The most bitter argument arose over the oil industry. “Would you close down the oil industry?” Trump demanded of his challenger.

Biden said, “I would transition from the oil industry. Yes.” Later in the debate, he explained that the oil industry, “has to be replaced by renewable energy over time. Over time.”

Trump accused Biden of opposing fracking, the process of injecting liquid at high pressure into subterranean rocks to force open existing fissures and extract oil or gas.

“I have never said I oppose fracking,” said Biden. “Fracking on federal land, I said. No fracking or oil on federal land.”

“I do rule out banning fracking because we need other industries to transition to get to, ultimately, a complete zero emissions by 2025. What I will do with fracking over time is make sure that we can capture the emissions from the fracking. Capture the emissions from gas. We can do that,” Biden said.

Biden did say he’s in favor of eliminating government subsidies for fossil fuels.
Trump has encouraged the oil industry to drill on public lands, including the Arctic National Wildlife Refuge in Alaska that has been pristine forever.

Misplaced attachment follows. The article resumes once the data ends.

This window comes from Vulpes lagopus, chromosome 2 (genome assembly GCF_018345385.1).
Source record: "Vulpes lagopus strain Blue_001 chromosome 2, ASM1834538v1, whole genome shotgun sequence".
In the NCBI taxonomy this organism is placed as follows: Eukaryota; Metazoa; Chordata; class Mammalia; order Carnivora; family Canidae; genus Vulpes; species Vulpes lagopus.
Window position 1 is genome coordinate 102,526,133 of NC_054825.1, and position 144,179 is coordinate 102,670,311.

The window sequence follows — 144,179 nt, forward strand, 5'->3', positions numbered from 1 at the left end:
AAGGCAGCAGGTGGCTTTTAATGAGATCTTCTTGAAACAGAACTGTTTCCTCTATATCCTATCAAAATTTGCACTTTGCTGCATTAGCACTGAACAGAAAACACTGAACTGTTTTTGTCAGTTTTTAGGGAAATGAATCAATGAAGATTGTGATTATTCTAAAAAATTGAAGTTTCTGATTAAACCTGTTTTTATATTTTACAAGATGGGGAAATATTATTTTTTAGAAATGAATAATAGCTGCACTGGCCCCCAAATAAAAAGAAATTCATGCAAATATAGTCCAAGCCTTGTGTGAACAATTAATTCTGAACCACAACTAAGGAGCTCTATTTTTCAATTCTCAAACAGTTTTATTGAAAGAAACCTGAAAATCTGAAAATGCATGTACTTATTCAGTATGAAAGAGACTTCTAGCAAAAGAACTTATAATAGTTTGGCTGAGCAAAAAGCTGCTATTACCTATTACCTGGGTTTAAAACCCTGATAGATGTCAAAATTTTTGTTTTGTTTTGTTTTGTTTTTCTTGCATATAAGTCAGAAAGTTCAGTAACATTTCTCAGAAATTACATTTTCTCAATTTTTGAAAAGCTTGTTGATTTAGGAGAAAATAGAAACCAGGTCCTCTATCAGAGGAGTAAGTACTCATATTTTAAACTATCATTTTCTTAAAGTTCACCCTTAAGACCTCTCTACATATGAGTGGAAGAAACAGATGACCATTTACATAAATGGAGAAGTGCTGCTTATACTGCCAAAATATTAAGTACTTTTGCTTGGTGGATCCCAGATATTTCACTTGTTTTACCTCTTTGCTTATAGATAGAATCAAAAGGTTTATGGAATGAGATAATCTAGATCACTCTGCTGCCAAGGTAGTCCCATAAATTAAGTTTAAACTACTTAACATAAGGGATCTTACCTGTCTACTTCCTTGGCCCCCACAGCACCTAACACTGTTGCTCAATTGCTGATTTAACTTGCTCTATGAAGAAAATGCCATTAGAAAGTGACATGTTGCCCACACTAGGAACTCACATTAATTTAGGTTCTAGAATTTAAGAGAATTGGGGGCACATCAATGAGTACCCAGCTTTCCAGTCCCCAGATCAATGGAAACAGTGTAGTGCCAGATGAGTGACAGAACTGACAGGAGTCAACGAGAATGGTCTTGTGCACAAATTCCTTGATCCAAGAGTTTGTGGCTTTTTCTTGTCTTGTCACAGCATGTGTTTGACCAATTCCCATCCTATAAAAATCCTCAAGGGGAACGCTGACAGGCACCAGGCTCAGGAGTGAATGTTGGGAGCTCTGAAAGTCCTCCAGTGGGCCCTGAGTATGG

Rather than wanting to transition away from the oil industry, Trump is proud of it. “We are energy independent for the first time,” he declared. “We don’t need all of these countries that we had a fighting war over because we needed their energy. We are energy independent.” Later in the debate, he said, “We saved our oil industry and now it’s very vibrant and everybody has very inexpensive gasoline.”

Trump accused Biden of intending to “destroy the oil industry.” “Will you remember that Texas? Will you remember that Pennsylvania? Oklahoma? Ohio?” the president demanded.

Biden did not back down, but said, “He takes everything out of context, but the point is, look, we have to move toward a net-zero emissions. The first place to do that by the year 2025 is in energy production. By 2050, totally.”

Copyright Environment News Service (ENS) 2020. All rights reserved.